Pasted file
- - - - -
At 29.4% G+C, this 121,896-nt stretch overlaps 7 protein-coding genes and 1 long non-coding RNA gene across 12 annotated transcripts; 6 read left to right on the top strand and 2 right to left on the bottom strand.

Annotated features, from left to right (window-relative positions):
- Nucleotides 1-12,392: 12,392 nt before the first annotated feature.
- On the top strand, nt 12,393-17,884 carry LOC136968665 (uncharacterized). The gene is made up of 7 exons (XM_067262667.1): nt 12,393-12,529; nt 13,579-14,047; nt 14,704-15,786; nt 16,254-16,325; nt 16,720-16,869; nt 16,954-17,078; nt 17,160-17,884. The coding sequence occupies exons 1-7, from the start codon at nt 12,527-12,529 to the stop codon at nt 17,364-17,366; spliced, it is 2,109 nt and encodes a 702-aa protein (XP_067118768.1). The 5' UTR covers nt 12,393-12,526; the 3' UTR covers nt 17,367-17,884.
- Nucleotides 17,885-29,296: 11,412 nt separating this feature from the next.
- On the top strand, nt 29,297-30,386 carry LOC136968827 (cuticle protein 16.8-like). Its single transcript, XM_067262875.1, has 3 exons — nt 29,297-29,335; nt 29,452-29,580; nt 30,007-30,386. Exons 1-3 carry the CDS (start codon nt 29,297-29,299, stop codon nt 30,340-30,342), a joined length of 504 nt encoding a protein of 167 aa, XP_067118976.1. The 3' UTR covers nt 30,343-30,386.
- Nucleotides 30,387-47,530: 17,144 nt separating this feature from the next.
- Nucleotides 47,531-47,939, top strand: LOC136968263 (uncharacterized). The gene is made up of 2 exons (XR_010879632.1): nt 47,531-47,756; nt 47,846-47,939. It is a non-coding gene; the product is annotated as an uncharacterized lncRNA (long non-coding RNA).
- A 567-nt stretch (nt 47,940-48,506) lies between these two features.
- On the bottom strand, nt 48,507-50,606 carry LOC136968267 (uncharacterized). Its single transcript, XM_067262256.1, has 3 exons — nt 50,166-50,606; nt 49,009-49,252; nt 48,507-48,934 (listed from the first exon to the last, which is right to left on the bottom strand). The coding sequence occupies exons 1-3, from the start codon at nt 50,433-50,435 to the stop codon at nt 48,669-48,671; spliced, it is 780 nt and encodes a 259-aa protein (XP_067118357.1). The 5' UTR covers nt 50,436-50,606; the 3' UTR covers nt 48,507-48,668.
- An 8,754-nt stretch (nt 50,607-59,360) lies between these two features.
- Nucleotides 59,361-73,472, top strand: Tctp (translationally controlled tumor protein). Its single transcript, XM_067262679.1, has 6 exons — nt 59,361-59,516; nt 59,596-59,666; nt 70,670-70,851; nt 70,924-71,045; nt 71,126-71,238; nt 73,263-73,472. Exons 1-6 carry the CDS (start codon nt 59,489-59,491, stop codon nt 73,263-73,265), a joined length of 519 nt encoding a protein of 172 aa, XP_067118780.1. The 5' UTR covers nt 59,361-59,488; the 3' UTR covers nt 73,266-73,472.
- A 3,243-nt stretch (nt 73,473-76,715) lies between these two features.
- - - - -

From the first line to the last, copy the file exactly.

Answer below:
At 29.4% G+C, this 121,896-nt stretch overlaps 7 protein-coding genes and 1 long non-coding RNA gene across 12 annotated transcripts; 6 read left to right on the top strand and 2 right to left on the bottom strand.

Annotated features, from left to right (window-relative positions):
- Nucleotides 1-12,392: 12,392 nt before the first annotated feature.
- On the top strand, nt 12,393-17,884 carry LOC136968665 (uncharacterized). The gene is made up of 7 exons (XM_067262667.1): nt 12,393-12,529; nt 13,579-14,047; nt 14,704-15,786; nt 16,254-16,325; nt 16,720-16,869; nt 16,954-17,078; nt 17,160-17,884. The coding sequence occupies exons 1-7, from the start codon at nt 12,527-12,529 to the stop codon at nt 17,364-17,366; spliced, it is 2,109 nt and encodes a 702-aa protein (XP_067118768.1). The 5' UTR covers nt 12,393-12,526; the 3' UTR covers nt 17,367-17,884.
- Nucleotides 17,885-29,296: 11,412 nt separating this feature from the next.
- On the top strand, nt 29,297-30,386 carry LOC136968827 (cuticle protein 16.8-like). Its single transcript, XM_067262875.1, has 3 exons — nt 29,297-29,335; nt 29,452-29,580; nt 30,007-30,386. Exons 1-3 carry the CDS (start codon nt 29,297-29,299, stop codon nt 30,340-30,342), a joined length of 504 nt encoding a protein of 167 aa, XP_067118976.1. The 3' UTR covers nt 30,343-30,386.
- Nucleotides 30,387-47,530: 17,144 nt separating this feature from the next.
- Nucleotides 47,531-47,939, top strand: LOC136968263 (uncharacterized). The gene is made up of 2 exons (XR_010879632.1): nt 47,531-47,756; nt 47,846-47,939. It is a non-coding gene; the product is annotated as an uncharacterized lncRNA (long non-coding RNA).
- A 567-nt stretch (nt 47,940-48,506) lies between these two features.
- On the bottom strand, nt 48,507-50,606 carry LOC136968267 (uncharacterized). Its single transcript, XM_067262256.1, has 3 exons — nt 50,166-50,606; nt 49,009-49,252; nt 48,507-48,934 (listed from the first exon to the last, which is right to left on the bottom strand). The coding sequence occupies exons 1-3, from the start codon at nt 50,433-50,435 to the stop codon at nt 48,669-48,671; spliced, it is 780 nt and encodes a 259-aa protein (XP_067118357.1). The 5' UTR covers nt 50,436-50,606; the 3' UTR covers nt 48,507-48,668.
- An 8,754-nt stretch (nt 50,607-59,360) lies between these two features.
- Nucleotides 59,361-73,472, top strand: Tctp (translationally controlled tumor protein). Its single transcript, XM_067262679.1, has 6 exons — nt 59,361-59,516; nt 59,596-59,666; nt 70,670-70,851; nt 70,924-71,045; nt 71,126-71,238; nt 73,263-73,472. Exons 1-6 carry the CDS (start codon nt 59,489-59,491, stop codon nt 73,263-73,265), a joined length of 519 nt encoding a protein of 172 aa, XP_067118780.1. The 5' UTR covers nt 59,361-59,488; the 3' UTR covers nt 73,266-73,472.
- A 3,243-nt stretch (nt 73,473-76,715) lies between these two features.